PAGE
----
SUDEP (Sudden Unexpected Death in Epilepsy)

People with epilepsy in general have an increased risk of premature death.  At times this is due to the underlying condition causing their epilepsy, or from injuries incurred during a seizure, or from a convulsive seizure that continues for a prolonged period without stopping (status epilepticus).(1, 2)  Another important cause is termed ‘sudden unexpected death in epilepsy’ or ‘SUDEP’.  This can be defined as a sudden, unexpected death in a person with epilepsy, with or without evidence for a seizure preceding the death, in which there is no evidence of other disease, injury, or drowning that caused the death.(3)


Overall, the risk of SUDEP among people with epilepsy is about 1 in 1,000 each year. But that risk varies considerably, depending on several factors of which these seem most important:(4-6)

  • The risk is greatest among people with convulsive seizures (tonic-clonic seizures with either focal or generalized onset) that are frequent or not well controlled. 
  • The majority of SUDEP is unwitnessed and it occurs most often at night or during sleep.


There may be several causes of SUDEP and more research is needed.(5)  While full recovery is expected following the vast majority of seizures, when SUDEP does occur, it appears to follow convulsive seizures in most instances.   The disruption of respiratory functions and sometimes heart rhythm, both known to occur during seizures, may play a role.  Similarly, certain genetic factors, or even co-existing conditions such as sleep apnea might sometimes be involved.  And in some SUDEP cases, the person is found face down in bed and an inability to move to allow breathing during the unconscious period following a seizure might be suspected.(7)


Optimizing seizure control—especially of tonic-clonic seizures—is the most important measure to reduce the risk of SUDEP. This requires steadfast adherence to medication prescriptions for epilepsy.  If seizures continue, improving control may require further consultations with expert neurologists about the need for medication adjustments or changes, or possibly surgery or other options.  Lifestyle factors should not be ignored, as these may sometimes affect seizure control; measures that may help include avoiding excessive use of alcohol or other drugs, and avoiding sleep deprivation or irregular sleep patterns.(5) Finally, although more research is needed, among some persons who remain at especially high risk, night-time or sleeping supervision by room companions or monitoring devices may be considered.(8)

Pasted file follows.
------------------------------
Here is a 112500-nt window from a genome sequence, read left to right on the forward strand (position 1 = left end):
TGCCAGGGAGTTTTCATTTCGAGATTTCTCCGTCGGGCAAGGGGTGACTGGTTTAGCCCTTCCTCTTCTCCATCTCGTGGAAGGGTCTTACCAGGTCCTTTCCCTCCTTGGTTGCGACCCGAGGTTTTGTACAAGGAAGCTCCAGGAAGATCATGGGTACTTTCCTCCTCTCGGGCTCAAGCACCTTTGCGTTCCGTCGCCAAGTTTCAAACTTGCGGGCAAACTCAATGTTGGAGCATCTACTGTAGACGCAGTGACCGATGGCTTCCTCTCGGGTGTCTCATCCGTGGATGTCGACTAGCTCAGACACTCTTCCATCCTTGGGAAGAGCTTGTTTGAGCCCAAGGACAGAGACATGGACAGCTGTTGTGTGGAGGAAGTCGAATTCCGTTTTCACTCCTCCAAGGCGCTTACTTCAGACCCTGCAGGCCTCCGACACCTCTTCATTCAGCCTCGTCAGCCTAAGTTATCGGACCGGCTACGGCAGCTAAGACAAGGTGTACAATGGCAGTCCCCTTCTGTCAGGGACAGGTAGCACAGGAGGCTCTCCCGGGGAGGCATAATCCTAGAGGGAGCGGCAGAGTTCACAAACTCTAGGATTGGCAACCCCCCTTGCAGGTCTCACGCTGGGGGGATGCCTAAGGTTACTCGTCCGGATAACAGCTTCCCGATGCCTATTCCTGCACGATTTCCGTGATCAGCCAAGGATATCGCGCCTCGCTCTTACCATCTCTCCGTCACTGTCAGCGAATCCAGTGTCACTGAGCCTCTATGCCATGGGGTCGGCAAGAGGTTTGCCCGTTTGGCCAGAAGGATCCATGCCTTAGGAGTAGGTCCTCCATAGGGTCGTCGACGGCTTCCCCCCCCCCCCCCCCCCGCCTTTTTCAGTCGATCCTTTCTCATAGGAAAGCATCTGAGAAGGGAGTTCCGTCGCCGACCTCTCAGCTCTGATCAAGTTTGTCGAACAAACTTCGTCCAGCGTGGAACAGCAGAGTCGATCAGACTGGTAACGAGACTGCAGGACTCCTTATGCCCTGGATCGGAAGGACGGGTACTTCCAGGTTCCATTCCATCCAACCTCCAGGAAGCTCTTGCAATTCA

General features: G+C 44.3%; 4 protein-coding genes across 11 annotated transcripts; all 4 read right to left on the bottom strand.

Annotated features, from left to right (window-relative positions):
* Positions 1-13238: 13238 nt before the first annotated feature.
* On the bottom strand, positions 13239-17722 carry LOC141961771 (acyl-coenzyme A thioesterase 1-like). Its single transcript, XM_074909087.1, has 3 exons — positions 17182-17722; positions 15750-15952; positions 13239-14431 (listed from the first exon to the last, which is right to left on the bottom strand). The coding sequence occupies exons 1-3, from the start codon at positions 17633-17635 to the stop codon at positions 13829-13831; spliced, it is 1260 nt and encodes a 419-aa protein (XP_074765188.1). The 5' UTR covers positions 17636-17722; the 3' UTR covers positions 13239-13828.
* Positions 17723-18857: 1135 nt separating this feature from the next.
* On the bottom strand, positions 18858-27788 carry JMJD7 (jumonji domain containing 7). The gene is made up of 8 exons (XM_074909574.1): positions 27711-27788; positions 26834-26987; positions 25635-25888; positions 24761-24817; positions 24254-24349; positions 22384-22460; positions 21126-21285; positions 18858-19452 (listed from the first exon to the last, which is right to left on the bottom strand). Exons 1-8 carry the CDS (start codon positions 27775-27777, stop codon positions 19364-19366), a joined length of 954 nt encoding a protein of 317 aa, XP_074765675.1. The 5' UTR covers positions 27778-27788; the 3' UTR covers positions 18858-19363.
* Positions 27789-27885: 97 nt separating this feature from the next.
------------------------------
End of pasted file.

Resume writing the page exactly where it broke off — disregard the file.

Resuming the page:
1. Levira F, Thurman DJ, Sander JW, Hauser WA, Hesdorffer DC, Masanja H, et al. Premature mortality of epilepsy in low- and middle-income countries: A systematic review from the Mortality Task Force of the International League Against Epilepsy. Epilepsia. 2017;58(1):6-16.
  2. Thurman DJ, Logroscino G, Beghi E, Hauser WA, Hesdorffer DC, Newton CR, et al. The burden of premature mortality of epilepsy in high-income countries: A systematic review from the Mortality Task Force of the International League Against Epilepsy. Epilepsia. 2017;58(1):17-26.f
  3. Nashef L, So EL, Ryvlin P, Tomson T. Unifying the definitions of sudden unexpected death in epilepsy. Epilepsia. 2012;53(2):227-33.
  4. Thurman DJ, Hesdorffer DC, French JA. Sudden unexpected death in epilepsy: assessing the public health burden. Epilepsia. 2014;55(10):1479-85.
  5. Shankar R, Donner EJ, McLean B, Nashef L, Tomson T. Sudden unexpected death in epilepsy (SUDEP): what every neurologist should know. Epileptic Disord. 2017;19(1):1-9.
  6. Watkins L, Shankar R, Sander JW. Identifying and mitigating Sudden Unexpected Death in Epilepsy (SUDEP) risk factors. Expert rev. 2018;18(4):265-74.
  7. Sveinsson O, Andersson T, Carlsson S, Tomson T. Circumstances of SUDEP: A nationwide population-based case series. Epilepsia. 2018;59(5):1074-82.
  8. Maguire M, Jackson C, Marson A, Nevitt S. Treatments to prevent Sudden Unexpected Death in Epilepsy (SUDEP). Cochrane Database of Systematic Reviews 2016. 2016(7): Art. No.: CD01179.

Other resources of interest